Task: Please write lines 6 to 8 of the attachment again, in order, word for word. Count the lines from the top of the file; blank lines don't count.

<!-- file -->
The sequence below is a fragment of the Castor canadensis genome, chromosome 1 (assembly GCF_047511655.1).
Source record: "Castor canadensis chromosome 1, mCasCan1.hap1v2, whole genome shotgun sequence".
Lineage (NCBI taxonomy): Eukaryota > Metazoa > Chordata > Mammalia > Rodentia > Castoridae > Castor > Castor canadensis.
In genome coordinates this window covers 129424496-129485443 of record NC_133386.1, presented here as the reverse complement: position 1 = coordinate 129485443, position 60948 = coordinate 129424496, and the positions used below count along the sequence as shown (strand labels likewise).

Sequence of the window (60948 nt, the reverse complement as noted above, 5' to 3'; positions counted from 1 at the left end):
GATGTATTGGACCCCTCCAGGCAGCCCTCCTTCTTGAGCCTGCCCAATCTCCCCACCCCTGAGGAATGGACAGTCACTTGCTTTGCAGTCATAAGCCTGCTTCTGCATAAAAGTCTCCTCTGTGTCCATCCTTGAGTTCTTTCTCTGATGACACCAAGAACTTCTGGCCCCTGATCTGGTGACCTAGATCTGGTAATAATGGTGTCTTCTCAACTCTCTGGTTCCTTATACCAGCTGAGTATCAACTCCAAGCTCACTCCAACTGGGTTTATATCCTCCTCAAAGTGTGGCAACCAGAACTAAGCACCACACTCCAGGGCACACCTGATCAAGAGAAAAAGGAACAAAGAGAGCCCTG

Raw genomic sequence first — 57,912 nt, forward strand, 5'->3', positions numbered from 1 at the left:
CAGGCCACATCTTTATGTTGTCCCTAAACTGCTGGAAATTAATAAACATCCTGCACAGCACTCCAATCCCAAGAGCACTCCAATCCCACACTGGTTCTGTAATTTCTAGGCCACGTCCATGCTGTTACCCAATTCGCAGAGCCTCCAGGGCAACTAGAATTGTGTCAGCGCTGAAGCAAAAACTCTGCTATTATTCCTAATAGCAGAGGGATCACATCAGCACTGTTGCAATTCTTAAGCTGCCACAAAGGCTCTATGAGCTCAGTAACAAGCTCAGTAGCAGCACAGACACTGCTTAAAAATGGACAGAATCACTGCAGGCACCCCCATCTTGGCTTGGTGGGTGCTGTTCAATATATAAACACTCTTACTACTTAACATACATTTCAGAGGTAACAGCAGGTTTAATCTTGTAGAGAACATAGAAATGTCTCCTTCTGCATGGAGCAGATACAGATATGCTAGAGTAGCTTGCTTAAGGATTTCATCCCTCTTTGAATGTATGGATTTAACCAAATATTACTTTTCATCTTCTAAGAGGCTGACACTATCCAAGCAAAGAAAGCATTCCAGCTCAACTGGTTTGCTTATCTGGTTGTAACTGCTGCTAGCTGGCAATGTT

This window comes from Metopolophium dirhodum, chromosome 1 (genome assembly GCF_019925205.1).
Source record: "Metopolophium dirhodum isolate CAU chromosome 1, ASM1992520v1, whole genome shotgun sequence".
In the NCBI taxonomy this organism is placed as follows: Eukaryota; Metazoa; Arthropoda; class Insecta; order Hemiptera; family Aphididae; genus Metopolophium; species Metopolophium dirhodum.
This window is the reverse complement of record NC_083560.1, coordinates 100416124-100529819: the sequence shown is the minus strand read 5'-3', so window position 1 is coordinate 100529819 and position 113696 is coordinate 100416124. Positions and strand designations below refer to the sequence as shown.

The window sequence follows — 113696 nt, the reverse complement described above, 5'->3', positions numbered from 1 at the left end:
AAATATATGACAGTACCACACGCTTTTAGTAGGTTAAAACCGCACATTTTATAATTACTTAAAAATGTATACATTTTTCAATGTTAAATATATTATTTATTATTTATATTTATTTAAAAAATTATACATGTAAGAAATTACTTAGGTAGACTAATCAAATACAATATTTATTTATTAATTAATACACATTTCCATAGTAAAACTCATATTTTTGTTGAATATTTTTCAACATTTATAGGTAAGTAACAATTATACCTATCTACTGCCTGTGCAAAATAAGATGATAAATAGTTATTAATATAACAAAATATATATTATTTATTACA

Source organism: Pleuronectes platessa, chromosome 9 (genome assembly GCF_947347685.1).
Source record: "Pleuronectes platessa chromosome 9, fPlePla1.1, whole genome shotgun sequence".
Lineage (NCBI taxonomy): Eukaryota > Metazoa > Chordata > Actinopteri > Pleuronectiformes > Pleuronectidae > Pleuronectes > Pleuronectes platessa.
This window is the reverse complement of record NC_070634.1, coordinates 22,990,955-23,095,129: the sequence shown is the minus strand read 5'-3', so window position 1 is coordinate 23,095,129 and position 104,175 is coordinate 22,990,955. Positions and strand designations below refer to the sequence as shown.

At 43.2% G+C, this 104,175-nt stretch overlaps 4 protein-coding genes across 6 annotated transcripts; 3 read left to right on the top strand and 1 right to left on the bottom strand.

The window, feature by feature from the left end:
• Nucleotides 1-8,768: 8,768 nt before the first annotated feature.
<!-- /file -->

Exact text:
GATGTATTGGACCCCTCCAGGCAGCCCTCCTTCTTGAGCCTGCCCAATCTCCCCACCCCTGAGGAATGGACAGTCACTTGCTTTGCAGTCATAAGCCTGCTTCTGCATAAAAGTCTCCTCTGTGTCCATCCTTGAGTTCTTTCTCTGATGACACCAAGAACTTCTGGCCCCTGATCTGGTGACCTAGATCTGGTAATAATGGTGTCTTCTCAACTCTCTGGTTCCTTATACCAGCTGAGTATCAACTCCAAGCTCACTCCAACTGGGTTTATATCCTCCTCAAAGTGTGGCAACCAGAACTAAGCACCACACTCCAGGGCACACCTGATCAAGAGAAAAAGGAACAAAGAGAGCCCTG

Raw genomic sequence first — 57,912 nt, forward strand, 5'->3', positions numbered from 1 at the left:
CAGGCCACATCTTTATGTTGTCCCTAAACTGCTGGAAATTAATAAACATCCTGCACAGCACTCCAATCCCAAGAGCACTCCAATCCCACACTGGTTCTGTAATTTCTAGGCCACGTCCATGCTGTTACCCAATTCGCAGAGCCTCCAGGGCAACTAGAATTGTGTCAGCGCTGAAGCAAAAACTCTGCTATTATTCCTAATAGCAGAGGGATCACATCAGCACTGTTGCAATTCTTAAGCTGCCACAAAGGCTCTATGAGCTCAGTAACAAGCTCAGTAGCAGCACAGACACTGCTTAAAAATGGACAGAATCACTGCAGGCACCCCCATCTTGGCTTGGTGGGTGCTGTTCAATATATAAACACTCTTACTACTTAACATACATTTCAGAGGTAACAGCAGGTTTAATCTTGTAGAGAACATAGAAATGTCTCCTTCTGCATGGAGCAGATACAGATATGCTAGAGTAGCTTGCTTAAGGATTTCATCCCTCTTTGAATGTATGGATTTAACCAAATATTACTTTTCATCTTCTAAGAGGCTGACACTATCCAAGCAAAGAAAGCATTCCAGCTCAACTGGTTTGCTTATCTGGTTGTAACTGCTGCTAGCTGGCAATGTT